We have to look to human rights law to answer these questions. Each province’s human rights legislation addresses the responsibility of landlords (as service providers) to accommodate tenants with disabilities. A prescription to use cannabis to treat a medical condition can trigger a landlord’s duty to accommodate and obligate a landlord to exempt a tenant from a lease clause that bans cannabis consumption.

The exact changes a landlord must make to their rules will depend on each tenant’s disability‑related needs and the medical documentation they provide. A prescription for medical cannabis does not automatically mean a person can smoke anywhere, nor does it mean they have a right to smoke in their rental unit if they signed a lease with a no‑smoking clause.

The Ontario Human Rights tribunal (HRTO) has found that a person can have a disability‑related need to smoke cannabis depending on their medical needs. In one case, the HRTO determined an applicant had a need to smoke cannabis where the person experienced severe pain from his scoliosis and he provided medical evidence that smoking caused a more rapid onset of symptom relief while giving a more precise means of controlling symptoms than other forms of ingestion. We can draw parallels with that case and accommodations in the housing context. If a tenant can provide medical documentation that shows they need to smoke cannabis, a landlord may be required to accommodate the tenant by allowing them to smoke on a unit balcony or terrace. However, if a tenant wants to smoke inside their unit despite a smoke‑free policy, they would likely need to demonstrate that their disability (for example, limited mobility) prohibits them from being able to consume their medicine outside.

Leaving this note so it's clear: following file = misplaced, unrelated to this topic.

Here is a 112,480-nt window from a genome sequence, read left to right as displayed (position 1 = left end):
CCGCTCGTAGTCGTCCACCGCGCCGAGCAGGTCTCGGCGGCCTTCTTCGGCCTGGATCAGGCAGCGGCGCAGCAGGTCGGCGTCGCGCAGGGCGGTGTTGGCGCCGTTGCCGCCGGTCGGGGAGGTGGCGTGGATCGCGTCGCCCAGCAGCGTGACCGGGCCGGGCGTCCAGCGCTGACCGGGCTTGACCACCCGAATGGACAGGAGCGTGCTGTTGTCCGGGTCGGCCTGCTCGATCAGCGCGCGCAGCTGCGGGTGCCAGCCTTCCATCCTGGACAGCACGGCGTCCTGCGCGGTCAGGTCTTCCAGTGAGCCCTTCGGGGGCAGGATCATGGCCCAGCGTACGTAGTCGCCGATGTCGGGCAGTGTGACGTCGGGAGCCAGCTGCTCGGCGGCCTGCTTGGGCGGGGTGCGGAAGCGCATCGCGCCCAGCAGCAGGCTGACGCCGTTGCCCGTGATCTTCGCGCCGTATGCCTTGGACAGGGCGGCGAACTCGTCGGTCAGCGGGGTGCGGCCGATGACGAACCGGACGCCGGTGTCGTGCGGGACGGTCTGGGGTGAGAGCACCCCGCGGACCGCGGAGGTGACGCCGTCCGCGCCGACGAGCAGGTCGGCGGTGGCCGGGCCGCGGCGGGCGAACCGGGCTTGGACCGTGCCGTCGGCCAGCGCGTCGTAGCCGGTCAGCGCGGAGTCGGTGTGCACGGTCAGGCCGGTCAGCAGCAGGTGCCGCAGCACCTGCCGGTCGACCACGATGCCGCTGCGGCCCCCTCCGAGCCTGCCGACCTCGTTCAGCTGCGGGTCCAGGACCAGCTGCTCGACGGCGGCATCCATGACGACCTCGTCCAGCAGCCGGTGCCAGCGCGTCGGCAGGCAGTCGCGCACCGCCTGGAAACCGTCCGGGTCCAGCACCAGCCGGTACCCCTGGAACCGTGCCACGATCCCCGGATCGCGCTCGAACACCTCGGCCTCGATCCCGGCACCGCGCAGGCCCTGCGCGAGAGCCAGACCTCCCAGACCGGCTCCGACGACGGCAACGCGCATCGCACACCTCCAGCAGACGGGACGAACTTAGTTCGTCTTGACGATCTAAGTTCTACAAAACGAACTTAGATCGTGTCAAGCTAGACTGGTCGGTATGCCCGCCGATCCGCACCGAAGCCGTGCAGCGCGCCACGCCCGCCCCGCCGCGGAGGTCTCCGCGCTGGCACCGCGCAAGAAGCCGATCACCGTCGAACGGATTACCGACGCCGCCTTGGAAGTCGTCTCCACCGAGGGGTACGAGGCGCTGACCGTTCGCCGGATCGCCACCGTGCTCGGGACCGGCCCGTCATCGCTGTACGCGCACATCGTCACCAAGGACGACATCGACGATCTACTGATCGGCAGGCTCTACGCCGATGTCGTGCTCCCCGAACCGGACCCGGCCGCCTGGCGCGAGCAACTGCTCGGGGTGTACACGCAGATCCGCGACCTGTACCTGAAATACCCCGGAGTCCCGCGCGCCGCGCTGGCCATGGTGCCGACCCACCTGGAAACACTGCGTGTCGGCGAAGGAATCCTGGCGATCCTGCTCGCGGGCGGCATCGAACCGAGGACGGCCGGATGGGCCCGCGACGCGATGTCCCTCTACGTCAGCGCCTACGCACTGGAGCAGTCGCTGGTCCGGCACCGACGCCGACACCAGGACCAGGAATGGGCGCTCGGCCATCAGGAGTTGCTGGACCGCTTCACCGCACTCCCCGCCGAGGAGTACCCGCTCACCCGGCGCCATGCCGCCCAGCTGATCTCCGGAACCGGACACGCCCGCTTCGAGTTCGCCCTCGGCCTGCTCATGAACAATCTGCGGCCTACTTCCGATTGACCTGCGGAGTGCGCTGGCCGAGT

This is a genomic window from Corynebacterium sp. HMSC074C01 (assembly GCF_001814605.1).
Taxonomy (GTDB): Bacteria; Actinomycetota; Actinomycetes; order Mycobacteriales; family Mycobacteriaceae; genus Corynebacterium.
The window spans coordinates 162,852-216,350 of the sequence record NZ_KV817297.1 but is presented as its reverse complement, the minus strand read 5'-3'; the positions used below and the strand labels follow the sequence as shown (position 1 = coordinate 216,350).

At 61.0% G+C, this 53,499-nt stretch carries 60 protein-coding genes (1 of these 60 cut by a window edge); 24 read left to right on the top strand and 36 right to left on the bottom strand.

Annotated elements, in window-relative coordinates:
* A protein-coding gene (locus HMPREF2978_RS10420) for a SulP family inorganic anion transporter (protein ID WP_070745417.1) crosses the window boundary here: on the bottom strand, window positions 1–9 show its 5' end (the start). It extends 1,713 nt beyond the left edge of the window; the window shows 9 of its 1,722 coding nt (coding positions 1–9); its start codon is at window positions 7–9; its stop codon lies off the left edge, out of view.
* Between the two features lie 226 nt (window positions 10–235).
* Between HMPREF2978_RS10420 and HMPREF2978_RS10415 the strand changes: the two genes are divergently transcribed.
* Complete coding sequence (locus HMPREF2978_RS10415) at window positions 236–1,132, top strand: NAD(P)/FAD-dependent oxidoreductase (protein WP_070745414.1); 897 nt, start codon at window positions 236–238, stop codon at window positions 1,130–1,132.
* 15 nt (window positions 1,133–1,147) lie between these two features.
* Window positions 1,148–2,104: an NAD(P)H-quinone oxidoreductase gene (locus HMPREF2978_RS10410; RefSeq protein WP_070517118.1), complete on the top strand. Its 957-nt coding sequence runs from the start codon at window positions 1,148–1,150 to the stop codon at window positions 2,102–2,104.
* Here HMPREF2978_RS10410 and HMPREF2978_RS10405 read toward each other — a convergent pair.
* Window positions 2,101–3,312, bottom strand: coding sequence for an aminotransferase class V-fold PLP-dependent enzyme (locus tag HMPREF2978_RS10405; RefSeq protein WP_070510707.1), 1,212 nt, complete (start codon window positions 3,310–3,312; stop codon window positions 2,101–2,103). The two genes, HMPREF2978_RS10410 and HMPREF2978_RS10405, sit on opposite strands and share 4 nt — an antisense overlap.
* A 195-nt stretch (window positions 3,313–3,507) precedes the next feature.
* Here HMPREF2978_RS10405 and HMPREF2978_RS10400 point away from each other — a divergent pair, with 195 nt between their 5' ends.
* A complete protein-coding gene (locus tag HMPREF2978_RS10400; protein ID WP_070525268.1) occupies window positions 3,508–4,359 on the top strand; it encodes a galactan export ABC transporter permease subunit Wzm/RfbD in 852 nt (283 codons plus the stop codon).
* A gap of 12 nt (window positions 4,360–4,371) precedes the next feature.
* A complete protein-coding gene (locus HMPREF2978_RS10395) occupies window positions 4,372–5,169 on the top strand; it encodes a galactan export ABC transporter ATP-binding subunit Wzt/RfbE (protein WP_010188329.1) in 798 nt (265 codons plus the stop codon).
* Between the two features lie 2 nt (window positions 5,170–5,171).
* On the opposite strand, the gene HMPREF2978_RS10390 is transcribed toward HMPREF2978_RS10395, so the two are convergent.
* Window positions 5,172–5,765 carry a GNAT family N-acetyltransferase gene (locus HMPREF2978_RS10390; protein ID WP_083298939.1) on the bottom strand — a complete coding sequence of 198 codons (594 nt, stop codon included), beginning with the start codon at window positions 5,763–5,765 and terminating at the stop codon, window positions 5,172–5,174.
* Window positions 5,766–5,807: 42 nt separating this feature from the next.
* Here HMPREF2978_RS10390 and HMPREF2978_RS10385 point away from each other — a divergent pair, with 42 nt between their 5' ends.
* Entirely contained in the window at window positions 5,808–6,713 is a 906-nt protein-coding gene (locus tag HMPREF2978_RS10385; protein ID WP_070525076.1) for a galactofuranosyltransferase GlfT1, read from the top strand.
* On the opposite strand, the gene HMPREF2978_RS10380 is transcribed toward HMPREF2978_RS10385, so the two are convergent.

Right to grow medical cannabis

Whether a tenant can have a disability‑related right to grow medical cannabis in a rental unit is still an unanswered question. Home cultivation is a concern for many landlords as the optimal conditions for cannabis growth include warm temperatures, extensive lighting and high humidity, thus creating the potential for property damage or fire risks.

Growing cannabis at home is generally less expensive than purchasing it from Health Canada’s licensed producers. As a result, some patients who are prescribed medical cannabis are turning to home cultivation as an alternative.

If a tenant prescribed medical cannabis requests an accommodation to grow medical cannabis at home, they would need to demonstrate that they have a right to affordable access to medication. It may be difficult to make this argument in some provinces, because financial circumstances are not protected by most provincial human rights legislation. For example, the HRTO recognized in one case that protection under the Ontario Human Rights Code doesn’t extend to economic circumstances. This means that treating a person differently for financial reasons isn’t considered discriminatory in Ontario.

However, it is possible that the argument for a right to grow medical cannabis because of financial constraints may have some traction in provinces and territories where human rights law extends to social and economic disadvantage.

We haven’t yet seen Canadian courts or tribunals consider whether there is a right to grow medical cannabis, but it is likely to come up in the future.

The right to consume medical cannabis is protected by provincial human rights legislation, but this may not be the case for cannabis growth. Despite rules limiting cannabis use, landlords may have to make exceptions to accommodate tenants who can demonstrate that they have a disability‑related need for medical cannabis. The same protections that exist for medical cannabis users don’t extend to recreational cannabis, and it’s likely the law will stay that way.

Filed in: Housing, Human Rights